Exit the Dragon: Bruce Lee’s Kowloon Tong home demolished

    sh33pymd
    By sh33pymd,

    Source: Coconuts HK/inkstonenews

    The master at work. Screengrab via YouTube.

    Bruce Lee, his wife Linda Lee Cadwell and son Brandon and daughter Shannon were pictured in the 1970s.

    The former Hong Kong mansion of Bruce Lee is now being torn down, despite calls from Lee’s fans to preserve the property known as “Crane’s Nest” as a museum. 

    The two-story, 5,700 square-foot townhouse, located in the upscale district of Kowloon Tong, was where the martial arts legend spent his final years. But it will soon be demolished to make way for a Chinese cultural studies center. The demolition work kicked off on Tuesday. In the morning, the entrance to the compound was locked, while several construction workers worked around the main building, which was surrounded by bamboo scaffolds. 

    The owner of the property said the existing building had fallen into disrepair. But the decision still disappointed Lee’s fans, who have for years lobbied the Hong Kong government to turn the site into a museum to honor the late actor, who passed away in 1973 but still has a massive global following. “The former home of a superstar is finally turning into ashes, since the property owner and the government gave up on saving it,” the Bruce Lee Club, a Hong Kong-based fan group, posted on its Facebook page on Tuesday.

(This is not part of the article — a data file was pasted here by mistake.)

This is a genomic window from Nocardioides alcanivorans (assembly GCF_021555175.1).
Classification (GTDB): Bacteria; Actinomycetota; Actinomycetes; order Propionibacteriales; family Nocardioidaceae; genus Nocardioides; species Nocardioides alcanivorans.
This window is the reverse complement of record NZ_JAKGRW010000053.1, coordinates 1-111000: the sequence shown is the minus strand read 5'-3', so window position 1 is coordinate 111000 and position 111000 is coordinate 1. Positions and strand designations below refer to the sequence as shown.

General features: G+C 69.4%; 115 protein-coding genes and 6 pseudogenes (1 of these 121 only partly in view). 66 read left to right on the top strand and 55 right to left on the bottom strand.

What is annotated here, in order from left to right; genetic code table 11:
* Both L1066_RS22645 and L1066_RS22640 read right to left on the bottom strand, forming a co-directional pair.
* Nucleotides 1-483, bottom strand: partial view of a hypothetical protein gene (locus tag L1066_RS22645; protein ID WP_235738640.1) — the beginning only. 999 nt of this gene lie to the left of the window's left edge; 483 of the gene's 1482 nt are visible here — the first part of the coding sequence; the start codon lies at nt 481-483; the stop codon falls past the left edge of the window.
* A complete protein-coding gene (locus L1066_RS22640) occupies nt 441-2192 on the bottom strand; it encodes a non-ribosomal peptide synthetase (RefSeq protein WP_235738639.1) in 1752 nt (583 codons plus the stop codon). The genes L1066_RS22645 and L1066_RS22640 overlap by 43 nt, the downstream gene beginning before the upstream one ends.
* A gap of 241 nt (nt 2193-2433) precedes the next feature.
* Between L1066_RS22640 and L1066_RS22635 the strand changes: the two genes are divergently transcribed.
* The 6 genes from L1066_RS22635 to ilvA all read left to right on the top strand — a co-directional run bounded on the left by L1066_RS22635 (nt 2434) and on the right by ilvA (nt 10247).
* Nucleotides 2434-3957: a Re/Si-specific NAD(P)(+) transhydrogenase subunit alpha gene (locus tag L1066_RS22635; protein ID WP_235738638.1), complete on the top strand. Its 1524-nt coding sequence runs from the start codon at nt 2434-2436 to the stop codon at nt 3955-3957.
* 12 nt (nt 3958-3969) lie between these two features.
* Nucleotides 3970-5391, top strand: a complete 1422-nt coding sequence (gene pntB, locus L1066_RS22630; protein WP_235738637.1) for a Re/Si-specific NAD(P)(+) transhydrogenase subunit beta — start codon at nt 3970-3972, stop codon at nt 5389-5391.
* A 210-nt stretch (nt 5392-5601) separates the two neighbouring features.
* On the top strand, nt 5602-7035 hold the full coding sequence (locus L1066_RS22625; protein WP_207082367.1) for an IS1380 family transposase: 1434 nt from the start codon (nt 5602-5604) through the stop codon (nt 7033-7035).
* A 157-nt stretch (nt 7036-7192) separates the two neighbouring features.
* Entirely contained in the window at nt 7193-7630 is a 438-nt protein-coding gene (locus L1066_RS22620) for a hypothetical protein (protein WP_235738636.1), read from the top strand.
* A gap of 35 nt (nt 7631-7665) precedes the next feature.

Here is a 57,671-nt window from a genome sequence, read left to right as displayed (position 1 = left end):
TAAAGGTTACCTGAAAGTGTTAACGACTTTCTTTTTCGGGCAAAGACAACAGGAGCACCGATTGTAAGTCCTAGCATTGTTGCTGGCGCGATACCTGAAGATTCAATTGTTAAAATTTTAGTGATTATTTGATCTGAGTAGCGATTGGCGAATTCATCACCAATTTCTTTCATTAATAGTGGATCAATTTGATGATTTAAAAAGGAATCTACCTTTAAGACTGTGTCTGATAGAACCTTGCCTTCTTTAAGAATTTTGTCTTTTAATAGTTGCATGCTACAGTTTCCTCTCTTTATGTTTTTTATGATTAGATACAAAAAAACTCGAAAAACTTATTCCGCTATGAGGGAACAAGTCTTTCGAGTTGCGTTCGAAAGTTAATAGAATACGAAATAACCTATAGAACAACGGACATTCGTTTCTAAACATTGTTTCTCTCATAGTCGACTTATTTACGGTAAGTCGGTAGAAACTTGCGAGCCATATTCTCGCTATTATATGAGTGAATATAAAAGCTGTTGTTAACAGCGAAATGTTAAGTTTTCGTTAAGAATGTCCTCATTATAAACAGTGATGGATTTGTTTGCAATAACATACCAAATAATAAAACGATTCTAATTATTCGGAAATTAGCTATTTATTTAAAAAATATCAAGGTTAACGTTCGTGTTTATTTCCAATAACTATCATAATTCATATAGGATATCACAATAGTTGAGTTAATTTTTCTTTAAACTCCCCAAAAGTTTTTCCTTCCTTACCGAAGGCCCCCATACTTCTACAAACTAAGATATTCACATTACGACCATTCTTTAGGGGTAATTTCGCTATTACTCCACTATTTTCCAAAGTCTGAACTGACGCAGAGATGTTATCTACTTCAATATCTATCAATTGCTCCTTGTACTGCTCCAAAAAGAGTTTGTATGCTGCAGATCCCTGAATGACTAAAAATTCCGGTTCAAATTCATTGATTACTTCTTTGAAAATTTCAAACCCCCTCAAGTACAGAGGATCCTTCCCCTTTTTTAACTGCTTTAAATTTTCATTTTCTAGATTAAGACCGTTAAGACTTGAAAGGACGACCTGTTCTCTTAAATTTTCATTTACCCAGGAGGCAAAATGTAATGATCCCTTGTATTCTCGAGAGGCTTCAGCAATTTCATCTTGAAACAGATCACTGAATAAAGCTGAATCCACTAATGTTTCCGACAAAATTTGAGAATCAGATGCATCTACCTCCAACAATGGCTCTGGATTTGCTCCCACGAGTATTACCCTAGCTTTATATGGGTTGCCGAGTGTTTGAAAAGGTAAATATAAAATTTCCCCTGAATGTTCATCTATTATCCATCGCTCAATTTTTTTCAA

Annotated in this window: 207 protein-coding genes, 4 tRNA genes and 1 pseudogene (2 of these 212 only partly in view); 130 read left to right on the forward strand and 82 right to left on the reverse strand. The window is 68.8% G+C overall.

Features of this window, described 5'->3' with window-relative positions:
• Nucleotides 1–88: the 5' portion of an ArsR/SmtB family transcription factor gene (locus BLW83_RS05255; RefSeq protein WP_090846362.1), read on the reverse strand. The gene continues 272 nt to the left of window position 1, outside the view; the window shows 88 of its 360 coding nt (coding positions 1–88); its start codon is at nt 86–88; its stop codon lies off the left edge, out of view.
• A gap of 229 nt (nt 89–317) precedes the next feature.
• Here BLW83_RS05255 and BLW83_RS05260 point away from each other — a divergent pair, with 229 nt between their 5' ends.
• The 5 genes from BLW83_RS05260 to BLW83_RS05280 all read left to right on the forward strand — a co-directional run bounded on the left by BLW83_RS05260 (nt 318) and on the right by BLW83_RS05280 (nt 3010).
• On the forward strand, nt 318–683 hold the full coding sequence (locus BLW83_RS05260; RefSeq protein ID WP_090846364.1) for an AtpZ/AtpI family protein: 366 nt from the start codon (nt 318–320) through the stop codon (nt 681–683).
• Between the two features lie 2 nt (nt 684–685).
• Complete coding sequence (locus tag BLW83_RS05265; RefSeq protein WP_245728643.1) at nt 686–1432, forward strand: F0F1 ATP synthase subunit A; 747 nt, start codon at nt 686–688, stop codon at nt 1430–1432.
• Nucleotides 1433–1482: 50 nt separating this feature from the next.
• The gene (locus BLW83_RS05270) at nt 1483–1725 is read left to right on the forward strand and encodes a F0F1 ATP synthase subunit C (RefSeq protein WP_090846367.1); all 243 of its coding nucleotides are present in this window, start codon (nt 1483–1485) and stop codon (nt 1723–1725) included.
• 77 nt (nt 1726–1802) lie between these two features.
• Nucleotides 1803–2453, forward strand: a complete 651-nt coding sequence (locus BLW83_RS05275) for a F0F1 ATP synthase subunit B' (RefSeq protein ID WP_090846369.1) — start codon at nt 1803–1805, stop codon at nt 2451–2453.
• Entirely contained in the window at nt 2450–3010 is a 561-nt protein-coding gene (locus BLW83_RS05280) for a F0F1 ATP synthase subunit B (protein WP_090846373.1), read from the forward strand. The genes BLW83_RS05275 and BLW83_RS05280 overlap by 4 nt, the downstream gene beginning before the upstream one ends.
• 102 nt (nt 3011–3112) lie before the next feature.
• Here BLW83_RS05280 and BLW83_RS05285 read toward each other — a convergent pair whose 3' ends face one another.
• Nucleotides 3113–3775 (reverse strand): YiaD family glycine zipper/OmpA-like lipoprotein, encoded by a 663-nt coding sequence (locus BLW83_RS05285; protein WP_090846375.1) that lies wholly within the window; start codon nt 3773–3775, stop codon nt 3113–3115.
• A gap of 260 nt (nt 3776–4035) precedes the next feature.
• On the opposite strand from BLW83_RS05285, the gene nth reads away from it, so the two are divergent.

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     and raised in Hong Kong, Lee is one of Hong Kong’s most famous and universally adored 

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    .  But besides a statue on the seafront, a waxwork at Madame Tussaud’s and a temporary exhibition at the Hong Kong Heritage Museum, the city has few other tributes to Lee. Some Hongkongers visited the mansion on its last day. Eleanor Xian, 50, said she came to take photos of the house for her family members, who were loyal fans of Lee. “There’s nothing we can do,” Xian said. “Hong Kong’s land is too precious. It could only be used to make money, not for conservation.”

    Lee lived in the house with his wife Linda and two children, Shannon and Brandon, after they moved to Hong Kong in 1971 in order to further his acting career. After Lee died suddenly in 1973, his widow and children moved back to the US. The following year, Chinese businessman Yu Pang-lin, a toilet cleaner-turned-billionaire, bought the property for about HK$1 million or $127,000.

    Many of Yu’s properties were rented by love hotel operators, earning him a moniker that he detested: “Love Hotel King.” The Lee house was also converted into a love hotel that charged guests by hour. In 2010, Yu wanted to donate the place, worth millions of dollars, to the government to build a Bruce Lee museum, but the two sides failed to agree on a redevelopment plan. After Yu passed away in 2015, his entire estate, including the mansion, was donated to the Yu Panglin Charitable Trust. The trust originally tried to renovate the house. But after assessing its condition, the trust estimated that repairs could cost $2.55 million, similar to the cost of demolishing the building and erecting a new one. A new building, due to be finished next year, will house a Chinese studies center that teaches children subjects like Mandarin and Chinese music, according to the trust.